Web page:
Success in K-12 Education

Education plays a major role in the success of the society. Most people associate their success with the kind of education they got in elementary school. Schooling, therefore, has become an almost mandatory part of human life, and those who do not go through the schooling process are thought to be failures in life. However, this observation may not be always true because it has been realized that there is a significant difference between education and learning. Whereas education takes place within a classroom with a teacher giving instructions to the student, learning is a continuous process that goes on throughout the life of a person and can take place in any place and at any time. Thus, some people believe that schooling is an outdated way of learning that should be replaced with deschooling and homeschooling. This paper defines and describes success in K-12 education.

Success in K-12 education means different things for different people. Person’s background, or in the case of this essay my background, has determined how success in K-12 education is viewed. My upbringing in the Durham City School system and my professional experiences as an educator have given me a very critical perspective of public schools. I grew up attending schools in the city of Durham that were segregated and in poor conditions. However, I managed to graduate from high school in 1992. The level of instruction in the classroom was horrible, and I at times felt like teachers just wanted us to conform to their ideology. As a student, I was not allowed to think critically nor was I allowed to question or challenge the status quo. 

Sadly enough, now that I am an educator, I do not think things have changed since I was a student in Durham. Educators that I have worked side by side with, be they colleagues or supervisors, have exhibited the same philosophy of educators that I encountered as a student. In many ways, I believe it is worse now. I work with professionals that are resistant to change. In addition, they believe that students should conform to whatever they are taught and that it is not student’s task to think critically or to challenge the status quo. 

My experiences as a student, as an educator, and later as a graduate student led me to believe that schools are set up for students to leave the public education system “schooled.”  The system expects students to conform without questioning the authority. In addition, being schooled means that students are brainwashed into the social and political beliefs of ritualistic ideals from the past and present in the United States. While being schooled, all students have been exposed to the hidden curriculum that does not allow for critical analysis of subject matter or societal issues (Illich, 1970). Not all of the issues that I will explore throughout this paper can truly be recognized unless schools break away from their past practices.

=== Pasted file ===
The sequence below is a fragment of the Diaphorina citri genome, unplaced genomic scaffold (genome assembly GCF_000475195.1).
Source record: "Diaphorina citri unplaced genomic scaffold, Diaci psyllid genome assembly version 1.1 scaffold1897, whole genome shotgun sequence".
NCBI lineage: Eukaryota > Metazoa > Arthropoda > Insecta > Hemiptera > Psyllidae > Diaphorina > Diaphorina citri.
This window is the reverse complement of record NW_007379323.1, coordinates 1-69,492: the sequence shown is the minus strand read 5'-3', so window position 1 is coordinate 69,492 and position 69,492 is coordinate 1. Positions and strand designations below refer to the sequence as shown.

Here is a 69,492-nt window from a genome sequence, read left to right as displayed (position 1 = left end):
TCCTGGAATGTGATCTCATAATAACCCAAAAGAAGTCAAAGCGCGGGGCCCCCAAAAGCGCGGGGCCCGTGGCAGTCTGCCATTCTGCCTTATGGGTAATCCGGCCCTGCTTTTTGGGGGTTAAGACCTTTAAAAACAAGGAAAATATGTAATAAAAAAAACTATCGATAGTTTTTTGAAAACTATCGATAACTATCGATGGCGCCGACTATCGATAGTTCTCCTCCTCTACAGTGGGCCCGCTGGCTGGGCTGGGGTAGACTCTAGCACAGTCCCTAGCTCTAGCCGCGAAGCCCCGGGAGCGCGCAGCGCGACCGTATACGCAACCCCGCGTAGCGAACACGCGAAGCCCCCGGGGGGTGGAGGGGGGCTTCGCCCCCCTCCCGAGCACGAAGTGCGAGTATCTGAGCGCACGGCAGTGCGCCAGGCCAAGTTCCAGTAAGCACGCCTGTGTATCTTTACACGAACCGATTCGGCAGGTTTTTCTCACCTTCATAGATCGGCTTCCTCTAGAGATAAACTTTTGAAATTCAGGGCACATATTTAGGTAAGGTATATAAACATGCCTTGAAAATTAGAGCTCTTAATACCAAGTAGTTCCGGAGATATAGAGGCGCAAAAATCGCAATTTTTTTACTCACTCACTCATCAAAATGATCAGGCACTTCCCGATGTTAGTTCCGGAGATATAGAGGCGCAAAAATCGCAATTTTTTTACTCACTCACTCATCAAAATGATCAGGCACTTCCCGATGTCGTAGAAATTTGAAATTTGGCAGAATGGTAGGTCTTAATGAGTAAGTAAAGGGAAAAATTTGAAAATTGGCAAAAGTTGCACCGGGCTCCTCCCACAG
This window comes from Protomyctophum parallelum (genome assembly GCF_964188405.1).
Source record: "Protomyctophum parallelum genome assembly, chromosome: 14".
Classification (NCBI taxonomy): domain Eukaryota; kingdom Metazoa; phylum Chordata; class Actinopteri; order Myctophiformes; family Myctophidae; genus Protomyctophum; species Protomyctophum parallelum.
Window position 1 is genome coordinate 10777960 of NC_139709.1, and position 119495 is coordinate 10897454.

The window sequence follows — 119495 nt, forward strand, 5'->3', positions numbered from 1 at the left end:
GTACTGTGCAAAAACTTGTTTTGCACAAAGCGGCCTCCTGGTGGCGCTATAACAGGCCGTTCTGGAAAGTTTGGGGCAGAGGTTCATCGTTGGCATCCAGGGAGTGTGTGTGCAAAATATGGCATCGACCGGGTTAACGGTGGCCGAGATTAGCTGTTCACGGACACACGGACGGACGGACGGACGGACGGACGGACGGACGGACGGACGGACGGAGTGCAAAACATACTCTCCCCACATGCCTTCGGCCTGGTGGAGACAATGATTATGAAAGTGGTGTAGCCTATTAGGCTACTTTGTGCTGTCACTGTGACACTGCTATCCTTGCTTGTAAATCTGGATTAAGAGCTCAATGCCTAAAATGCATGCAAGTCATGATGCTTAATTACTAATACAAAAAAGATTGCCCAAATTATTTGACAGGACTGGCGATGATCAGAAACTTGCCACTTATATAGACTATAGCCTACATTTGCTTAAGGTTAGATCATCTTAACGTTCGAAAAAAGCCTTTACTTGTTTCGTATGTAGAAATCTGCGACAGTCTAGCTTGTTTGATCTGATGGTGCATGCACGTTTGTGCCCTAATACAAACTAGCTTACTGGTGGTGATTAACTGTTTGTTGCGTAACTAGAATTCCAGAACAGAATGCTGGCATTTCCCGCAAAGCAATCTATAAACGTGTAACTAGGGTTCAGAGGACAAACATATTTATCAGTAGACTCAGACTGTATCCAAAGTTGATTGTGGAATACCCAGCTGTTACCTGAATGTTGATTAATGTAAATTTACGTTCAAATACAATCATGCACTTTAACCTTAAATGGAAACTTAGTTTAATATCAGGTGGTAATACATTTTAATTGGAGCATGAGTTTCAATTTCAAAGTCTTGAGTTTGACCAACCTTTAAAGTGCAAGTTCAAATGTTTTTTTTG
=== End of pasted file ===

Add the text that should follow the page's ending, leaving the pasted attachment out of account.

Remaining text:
In K-12 education success begins with deschooling our public education system and our society. Current universal way of educating students using a factory model of moving them grade by grade and believing that every teacher is dumping relevant information in student’s head is a very ancient school of thought (Darling-Hammond, 1997; Illich, 1970). Once we, as a nation, rethink what schooling is, then we will have two other indicators for success. One indicator for success will be that students will be coached to think critically. They in turn will have the ability to develop this essential skill to think critically. This student’s ability will have a positive impact on the society (Chen, 2010; Illich, 1970). Another gauge of achievement will be that each student will no longer be on a conveyer belt of education. Instead, students will be looked upon as unique individuals, and their education will be based on their interests and individual needs.  


I share the opinion of Tettegah & Hunter (2006) when they argue that “for most men the right to learn is curtailed by the obligation to attend school”. It is as simple as that. People go to school to learn the information that someone else has termed important so that they lack time to discover new information on their own. Whether people realize it or not in this country, they have been schooled. We all have been conditioned by the norms and day-to-day expectations of schooling. To take this notion even further, we all have certain perceptions about schools that we cannot shake. Some of these perceptions are that we should follow all the rules given by the teacher and we are not to question their authority.